Aid groups "shocked" over shelling of Sri Lanka hospital
International aid officials expressed concern Monday about artillery bombardments that hit a hospital in a Tamil rebel-controlled area in northern Sri Lanka and killed at least eight people, reported dpa.
UNICEF spokesman James Elder said the organization confirmed that the hospital in Pudukudirippu, 385 kilometres north-east of Colombo, had been shelled twice Sunday night.
He said the second attack had damaged a 30-bed pediatric ward that was overcrowded with children injured in the conflict between the government and separatist rebels. But he could not confirm the number of killed and injured.
However, Dr P Varathan at the Pudukudirrippu hospital said in a telephone interview that in the first artillery barrage, two people were killed and in the second attack six people were killed and more than 20 were injured.
The pro-rebel Tamilnet website blamed government security forces for firing at the hospital.
But a military spokesman in Colombo, Brigadier Udaya Nanayakkara, denied any government involvement in the attack, saying, "We have no reason to attack the hospital."
The International Committee of the Red Cross (ICRC), in a statement issued Sunday after the first attack on the hospital, expressed serious concern about the situation.
"We're shocked that the hospital was hit, and this for the second time in recent weeks," said Paul Castella, head of the committee's Colombo delegation. "The ICRC calls on both parties to respect their obligation to spare medical facilities and activities as required by international humanitarian law in all circumstances."
"Wounded and sick people, medical personnel and medical facilities are all protected by international humanitarian law," a Red Cross statement said without naming any party responsible for the attack. "Under no circumstance may they be directly attacked."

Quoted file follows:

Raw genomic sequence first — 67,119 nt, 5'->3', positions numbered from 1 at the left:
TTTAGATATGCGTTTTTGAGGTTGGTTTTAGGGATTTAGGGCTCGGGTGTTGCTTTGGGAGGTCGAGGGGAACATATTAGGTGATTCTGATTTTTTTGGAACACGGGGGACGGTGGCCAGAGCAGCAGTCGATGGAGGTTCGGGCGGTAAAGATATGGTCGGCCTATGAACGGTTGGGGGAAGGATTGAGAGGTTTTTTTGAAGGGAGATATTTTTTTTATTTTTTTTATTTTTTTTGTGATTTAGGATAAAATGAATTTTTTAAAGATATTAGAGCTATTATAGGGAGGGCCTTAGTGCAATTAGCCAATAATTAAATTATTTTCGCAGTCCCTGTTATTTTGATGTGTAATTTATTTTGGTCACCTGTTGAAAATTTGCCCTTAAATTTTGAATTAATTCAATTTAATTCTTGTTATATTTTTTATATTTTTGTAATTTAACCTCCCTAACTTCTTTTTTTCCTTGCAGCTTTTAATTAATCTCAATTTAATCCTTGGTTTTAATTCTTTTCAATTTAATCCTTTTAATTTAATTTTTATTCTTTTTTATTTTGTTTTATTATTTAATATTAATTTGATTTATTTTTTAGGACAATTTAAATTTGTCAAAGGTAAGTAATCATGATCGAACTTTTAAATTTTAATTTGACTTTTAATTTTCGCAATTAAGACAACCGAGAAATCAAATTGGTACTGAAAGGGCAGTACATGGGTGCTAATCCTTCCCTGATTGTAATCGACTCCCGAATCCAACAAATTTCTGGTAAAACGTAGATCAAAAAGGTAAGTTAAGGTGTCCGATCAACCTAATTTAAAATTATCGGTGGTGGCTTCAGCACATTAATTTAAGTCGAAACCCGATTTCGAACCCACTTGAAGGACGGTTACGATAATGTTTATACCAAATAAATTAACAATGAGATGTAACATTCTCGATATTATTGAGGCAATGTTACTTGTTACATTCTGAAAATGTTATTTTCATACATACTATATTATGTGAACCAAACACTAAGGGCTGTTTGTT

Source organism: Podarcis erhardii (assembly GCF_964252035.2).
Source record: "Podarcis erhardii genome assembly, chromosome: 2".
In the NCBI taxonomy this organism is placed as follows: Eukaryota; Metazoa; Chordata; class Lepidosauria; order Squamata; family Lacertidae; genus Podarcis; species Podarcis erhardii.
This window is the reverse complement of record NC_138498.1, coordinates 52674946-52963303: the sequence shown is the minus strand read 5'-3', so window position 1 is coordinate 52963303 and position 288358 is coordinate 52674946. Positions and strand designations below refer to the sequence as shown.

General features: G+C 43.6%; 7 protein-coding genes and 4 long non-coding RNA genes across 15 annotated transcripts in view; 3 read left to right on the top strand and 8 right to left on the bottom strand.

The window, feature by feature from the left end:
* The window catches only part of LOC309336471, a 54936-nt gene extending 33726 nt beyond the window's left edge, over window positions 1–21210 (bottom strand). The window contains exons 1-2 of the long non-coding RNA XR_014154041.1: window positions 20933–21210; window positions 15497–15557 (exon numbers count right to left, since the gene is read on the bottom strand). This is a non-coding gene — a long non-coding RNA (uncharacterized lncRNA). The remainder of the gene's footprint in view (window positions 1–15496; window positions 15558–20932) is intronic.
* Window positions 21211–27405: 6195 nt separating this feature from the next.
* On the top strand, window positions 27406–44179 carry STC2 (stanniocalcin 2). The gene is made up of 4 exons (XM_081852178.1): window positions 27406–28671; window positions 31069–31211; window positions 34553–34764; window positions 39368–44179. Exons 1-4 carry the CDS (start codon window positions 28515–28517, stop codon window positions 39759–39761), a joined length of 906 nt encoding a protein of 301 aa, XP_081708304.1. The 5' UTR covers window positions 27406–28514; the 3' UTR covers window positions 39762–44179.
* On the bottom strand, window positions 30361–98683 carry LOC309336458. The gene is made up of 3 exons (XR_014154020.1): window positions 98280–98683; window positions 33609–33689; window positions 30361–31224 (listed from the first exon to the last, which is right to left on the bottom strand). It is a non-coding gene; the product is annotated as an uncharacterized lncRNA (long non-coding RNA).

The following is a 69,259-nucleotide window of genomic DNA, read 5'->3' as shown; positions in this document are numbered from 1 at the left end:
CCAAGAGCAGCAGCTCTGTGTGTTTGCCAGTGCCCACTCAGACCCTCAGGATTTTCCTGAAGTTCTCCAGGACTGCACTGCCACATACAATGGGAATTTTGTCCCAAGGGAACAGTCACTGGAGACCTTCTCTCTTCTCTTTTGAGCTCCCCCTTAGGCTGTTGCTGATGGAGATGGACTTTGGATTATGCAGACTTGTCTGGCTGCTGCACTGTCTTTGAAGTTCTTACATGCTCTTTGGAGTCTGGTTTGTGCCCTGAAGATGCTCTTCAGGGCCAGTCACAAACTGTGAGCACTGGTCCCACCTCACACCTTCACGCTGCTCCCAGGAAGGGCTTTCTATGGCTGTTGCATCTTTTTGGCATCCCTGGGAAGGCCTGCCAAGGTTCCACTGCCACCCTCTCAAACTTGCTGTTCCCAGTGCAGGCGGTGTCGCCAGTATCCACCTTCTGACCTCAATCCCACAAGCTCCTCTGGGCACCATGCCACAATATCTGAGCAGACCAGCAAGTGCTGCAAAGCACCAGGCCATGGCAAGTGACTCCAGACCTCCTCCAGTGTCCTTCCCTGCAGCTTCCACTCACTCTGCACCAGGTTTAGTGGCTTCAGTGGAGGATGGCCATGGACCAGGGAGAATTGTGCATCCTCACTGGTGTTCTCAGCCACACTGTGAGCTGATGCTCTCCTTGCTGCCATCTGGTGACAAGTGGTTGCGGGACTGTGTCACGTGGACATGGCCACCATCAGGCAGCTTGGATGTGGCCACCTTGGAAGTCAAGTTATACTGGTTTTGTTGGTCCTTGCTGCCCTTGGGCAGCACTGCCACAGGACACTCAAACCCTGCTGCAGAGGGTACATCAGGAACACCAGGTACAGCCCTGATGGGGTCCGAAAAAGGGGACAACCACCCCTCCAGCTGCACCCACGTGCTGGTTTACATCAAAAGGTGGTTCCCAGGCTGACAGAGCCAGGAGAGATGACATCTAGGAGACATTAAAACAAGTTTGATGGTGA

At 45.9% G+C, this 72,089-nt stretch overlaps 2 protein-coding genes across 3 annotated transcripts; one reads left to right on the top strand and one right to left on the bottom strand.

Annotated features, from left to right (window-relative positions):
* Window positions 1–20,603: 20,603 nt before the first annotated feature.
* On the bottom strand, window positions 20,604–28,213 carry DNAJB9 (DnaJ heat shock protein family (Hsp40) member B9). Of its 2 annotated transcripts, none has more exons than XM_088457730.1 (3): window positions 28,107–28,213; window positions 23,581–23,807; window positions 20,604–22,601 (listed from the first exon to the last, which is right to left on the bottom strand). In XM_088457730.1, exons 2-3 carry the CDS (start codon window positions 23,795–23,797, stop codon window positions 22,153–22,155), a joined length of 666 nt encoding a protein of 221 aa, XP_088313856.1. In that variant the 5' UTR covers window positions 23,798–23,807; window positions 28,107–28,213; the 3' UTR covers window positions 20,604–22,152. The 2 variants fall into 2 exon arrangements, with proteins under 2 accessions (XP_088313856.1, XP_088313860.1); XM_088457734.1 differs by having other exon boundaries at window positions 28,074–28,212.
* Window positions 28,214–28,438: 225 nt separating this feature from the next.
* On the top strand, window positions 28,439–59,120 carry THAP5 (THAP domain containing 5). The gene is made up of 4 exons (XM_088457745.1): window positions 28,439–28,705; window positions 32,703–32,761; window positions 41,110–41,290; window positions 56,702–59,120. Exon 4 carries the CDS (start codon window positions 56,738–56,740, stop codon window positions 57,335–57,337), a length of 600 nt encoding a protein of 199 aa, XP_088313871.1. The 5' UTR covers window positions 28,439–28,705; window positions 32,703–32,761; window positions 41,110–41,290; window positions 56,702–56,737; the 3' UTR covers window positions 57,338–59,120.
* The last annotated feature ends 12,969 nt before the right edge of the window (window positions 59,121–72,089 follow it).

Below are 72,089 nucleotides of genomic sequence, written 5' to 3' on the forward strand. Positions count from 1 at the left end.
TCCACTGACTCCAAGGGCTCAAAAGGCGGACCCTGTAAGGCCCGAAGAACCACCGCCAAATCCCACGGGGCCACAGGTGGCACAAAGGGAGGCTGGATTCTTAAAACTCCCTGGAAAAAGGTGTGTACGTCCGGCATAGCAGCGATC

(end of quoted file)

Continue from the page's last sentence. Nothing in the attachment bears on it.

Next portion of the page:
The statement said the hospital currently has more than 500 patients, some of whom were still waiting to be transferred to a government-controlled area for more adequate treatment.
"The ICRC has been supporting the hospital's staff by setting up a makeshift structure for triage, receiving ambulances and helping to clean the facility," its statement said. "It has also provided mattresses for patients who find themselves in the corridors because there is no longer any room in the wards."
Morven Murchison-Lochrie, a Red Cross medical coordinator working at the hospital, was quoted as saying, "The staff are under acute stress, surrounded as they are by the sound of the ongoing fighting and the influx of new patients."
"Ambulances are constantly arriving, but people are also being brought in by wagon, pickup truck, tractor and even motor scooter," Murchison-Lochrie said.
The fighting was expected to intensify in the next few days as security forces were set to capture the one-time rebel stronghold of Mullaitivu, which is now the last area held by the rebels.
Tamil rebels have been fighting for an independent homeland for minority Tamils in the north and eastern parts of majority-Sinhalese Sri Lanka for the past 26 years. The insurgency has claimed more than 76,000 lives and displaced tens of thousands of people.
The government has captured vast areas formerly held by the rebels in the northern and eastern parts of the country in their operations launched in August 2006 and has now entered what it described as the final phase of its offensive.